Courts across Oklahoma and neighboring states send about 280 men to CAAIR each year. Some men say it changed their lives. But few ultimately finish. In 2014, 26 percent completed the program.
Instead of paychecks, they get bunk beds, meals and Alcoholics and Narcotics Anonymous meetings. They can meet with a counselor or attend classes on anger management and parenting. Weekly Bible study is mandatory. So is church. But the priority is clear to former employees and participants: Work overshadows everything else.
“Money is an obstacle for so many of these men,” said Janet Wilkerson, CAAIR’s founder and CEO. “We’re not going to charge them to come here, but they’re going to have to work. That’s a part of recovery, getting up like you and I do every day and going to a job.”
Wilkerson also put the men to work for her own needs. They remodeled her home and helped her daughter move. She called it community service.
Jim Lovell, CAAIR’s vice president of program management, said there’s dignity in work.
“If working 40 hours a week is a slave camp, then all of America is a slave camp,” he said.
Chicken plants are notoriously dangerous, and men in the CAAIR program said injuries were common at Simmons. Their hands became gnarled after days hanging thousands of chickens from metal shackles. One man said he was burned with acid while hosing down a trailer. Others were maimed by machines or contracted serious bacterial infections.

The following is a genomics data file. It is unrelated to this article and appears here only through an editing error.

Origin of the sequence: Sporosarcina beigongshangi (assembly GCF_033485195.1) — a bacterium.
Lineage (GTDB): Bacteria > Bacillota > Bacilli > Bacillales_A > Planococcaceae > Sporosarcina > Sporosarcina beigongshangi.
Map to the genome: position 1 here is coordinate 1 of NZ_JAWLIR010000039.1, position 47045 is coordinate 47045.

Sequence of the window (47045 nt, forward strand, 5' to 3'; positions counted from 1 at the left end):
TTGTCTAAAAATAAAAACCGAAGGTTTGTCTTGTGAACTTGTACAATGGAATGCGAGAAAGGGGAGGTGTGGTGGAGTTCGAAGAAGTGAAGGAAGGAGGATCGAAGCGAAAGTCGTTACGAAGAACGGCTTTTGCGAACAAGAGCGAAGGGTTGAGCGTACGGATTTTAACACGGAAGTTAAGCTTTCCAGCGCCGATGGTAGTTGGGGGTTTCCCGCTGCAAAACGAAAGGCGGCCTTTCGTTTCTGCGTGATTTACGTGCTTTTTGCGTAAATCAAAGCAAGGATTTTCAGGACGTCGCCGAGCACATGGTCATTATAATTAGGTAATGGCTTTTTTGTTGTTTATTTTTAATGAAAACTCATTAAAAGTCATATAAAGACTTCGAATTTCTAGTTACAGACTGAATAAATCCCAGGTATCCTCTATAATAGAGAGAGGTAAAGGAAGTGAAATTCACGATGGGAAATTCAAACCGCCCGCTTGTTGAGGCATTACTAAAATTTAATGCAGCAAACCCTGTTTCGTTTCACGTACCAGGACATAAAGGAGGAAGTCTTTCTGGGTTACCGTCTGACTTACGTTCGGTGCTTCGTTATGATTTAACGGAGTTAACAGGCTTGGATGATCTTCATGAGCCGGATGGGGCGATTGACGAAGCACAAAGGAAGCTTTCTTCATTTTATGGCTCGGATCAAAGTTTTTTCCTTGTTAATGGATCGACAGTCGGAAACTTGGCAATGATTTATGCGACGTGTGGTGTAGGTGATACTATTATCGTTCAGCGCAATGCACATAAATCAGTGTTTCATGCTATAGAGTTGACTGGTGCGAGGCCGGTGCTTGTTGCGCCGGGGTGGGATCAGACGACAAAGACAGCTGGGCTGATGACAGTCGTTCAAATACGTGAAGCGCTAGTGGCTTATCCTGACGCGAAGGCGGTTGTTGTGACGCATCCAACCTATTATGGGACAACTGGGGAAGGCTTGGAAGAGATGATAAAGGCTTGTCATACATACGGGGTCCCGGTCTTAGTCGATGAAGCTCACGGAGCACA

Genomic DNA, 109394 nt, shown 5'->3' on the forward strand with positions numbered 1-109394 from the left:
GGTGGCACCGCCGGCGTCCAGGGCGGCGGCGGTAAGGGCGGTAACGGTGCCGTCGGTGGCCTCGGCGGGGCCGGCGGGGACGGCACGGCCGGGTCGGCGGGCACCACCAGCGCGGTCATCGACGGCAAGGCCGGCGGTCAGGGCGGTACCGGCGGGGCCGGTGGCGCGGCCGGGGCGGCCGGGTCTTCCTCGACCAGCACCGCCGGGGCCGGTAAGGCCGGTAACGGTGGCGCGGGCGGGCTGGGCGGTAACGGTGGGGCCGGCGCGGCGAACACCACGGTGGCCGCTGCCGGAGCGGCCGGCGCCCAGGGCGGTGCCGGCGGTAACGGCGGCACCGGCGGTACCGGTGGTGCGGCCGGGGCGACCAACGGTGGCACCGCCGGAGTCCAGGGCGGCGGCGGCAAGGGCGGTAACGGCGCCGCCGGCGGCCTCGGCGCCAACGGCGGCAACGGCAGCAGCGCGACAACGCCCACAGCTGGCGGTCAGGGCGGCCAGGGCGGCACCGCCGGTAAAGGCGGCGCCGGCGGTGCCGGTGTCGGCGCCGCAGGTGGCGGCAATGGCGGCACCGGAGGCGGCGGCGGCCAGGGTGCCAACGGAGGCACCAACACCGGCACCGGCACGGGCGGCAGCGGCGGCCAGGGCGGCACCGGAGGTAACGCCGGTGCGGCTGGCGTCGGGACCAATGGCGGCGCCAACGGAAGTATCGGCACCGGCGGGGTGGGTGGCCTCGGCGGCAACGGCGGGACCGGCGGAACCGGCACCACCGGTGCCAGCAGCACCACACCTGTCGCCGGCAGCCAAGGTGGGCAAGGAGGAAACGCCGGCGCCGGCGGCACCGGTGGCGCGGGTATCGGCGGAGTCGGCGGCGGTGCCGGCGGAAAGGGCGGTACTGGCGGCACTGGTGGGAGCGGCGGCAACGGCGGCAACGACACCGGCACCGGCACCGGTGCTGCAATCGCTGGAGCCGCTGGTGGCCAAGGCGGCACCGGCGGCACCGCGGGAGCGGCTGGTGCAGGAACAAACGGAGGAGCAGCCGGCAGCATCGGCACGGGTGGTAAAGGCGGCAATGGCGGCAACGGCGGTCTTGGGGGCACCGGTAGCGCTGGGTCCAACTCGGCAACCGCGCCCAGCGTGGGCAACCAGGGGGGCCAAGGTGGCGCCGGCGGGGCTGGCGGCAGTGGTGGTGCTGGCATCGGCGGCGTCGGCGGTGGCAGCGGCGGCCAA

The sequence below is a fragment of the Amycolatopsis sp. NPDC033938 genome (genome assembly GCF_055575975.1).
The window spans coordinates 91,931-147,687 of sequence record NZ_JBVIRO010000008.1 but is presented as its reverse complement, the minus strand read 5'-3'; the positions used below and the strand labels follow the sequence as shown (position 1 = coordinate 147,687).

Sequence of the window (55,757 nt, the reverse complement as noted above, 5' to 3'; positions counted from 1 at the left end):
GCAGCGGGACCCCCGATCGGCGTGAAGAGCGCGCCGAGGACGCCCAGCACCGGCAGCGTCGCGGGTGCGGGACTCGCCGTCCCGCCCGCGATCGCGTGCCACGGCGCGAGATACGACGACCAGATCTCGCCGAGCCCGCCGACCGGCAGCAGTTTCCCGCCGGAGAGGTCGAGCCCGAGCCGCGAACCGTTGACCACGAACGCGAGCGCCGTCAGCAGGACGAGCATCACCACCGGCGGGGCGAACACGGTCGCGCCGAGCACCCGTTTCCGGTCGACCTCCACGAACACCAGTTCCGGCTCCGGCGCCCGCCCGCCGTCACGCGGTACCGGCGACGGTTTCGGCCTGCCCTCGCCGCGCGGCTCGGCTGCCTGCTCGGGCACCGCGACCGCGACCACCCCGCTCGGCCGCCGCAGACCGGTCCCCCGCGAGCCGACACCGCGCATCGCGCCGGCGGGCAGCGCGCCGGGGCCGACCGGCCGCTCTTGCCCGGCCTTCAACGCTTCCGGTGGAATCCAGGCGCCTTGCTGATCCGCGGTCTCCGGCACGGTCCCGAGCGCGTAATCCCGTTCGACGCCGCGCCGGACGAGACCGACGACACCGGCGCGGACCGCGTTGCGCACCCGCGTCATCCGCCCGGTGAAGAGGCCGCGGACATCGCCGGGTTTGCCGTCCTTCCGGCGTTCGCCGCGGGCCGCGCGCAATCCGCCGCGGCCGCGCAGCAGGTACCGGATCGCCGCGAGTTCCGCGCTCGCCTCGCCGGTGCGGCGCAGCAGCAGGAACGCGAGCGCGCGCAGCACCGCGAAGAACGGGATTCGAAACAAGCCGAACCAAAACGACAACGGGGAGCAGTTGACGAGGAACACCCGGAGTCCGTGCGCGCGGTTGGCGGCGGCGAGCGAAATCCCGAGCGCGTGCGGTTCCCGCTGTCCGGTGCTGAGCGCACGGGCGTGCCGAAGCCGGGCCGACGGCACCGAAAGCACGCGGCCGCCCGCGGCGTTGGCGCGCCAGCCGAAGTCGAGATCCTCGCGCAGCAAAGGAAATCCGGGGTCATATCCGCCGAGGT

Many drug courts use CAAIR because there is a shortage of affordable treatment programs. Defendants can wait up to nine months to get into a residential program. At CAAIR, there’s no wait list and “it doesn’t cost the state of Oklahoma one penny,” said Pontotoc County Judge Thomas Landrith.
Brandon Spurgin was struggling with a meth addiction when the Stephens County drug court sent him to CAAIR in 2014.
He was working at the chicken plant one night when a metal door crashed down and split his head open. Even though he was in severe pain and had a dozen staples in his head, Spurgin kept working. If he didn’t, CAAIR could kick him out, and he would be sentenced to 15 years in prison.
“You’re just there to work, make them money,” Spurgin said. “I’d rather go to prison than do that again.”
Three years later, Spurgin has graduated from drug court but is in chronic pain and unable to work full time. CAAIR filed for workers’ compensation on his behalf and took the $4,500 in insurance payments. Spurgin said he got nothing.
Over the years, Simmons repeatedly has laid off employees while expanding its use of CAAIR. For some shifts, the plants likely would shut down if men in the program didn’t show up, according to former staff members and plant supervisors.
Simmons spokesman Donny Epp said the company doesn’t need CAAIR to fill a labor shortage.
“It’s about building relationships with our community and supporting the opportunity to help people become productive citizens,” he said.
But the CEO of Simmons has told CAAIR that he needed more workers and helped CAAIR expand. In 2015, the rehab opened another dorm. It was paid for by Simmons.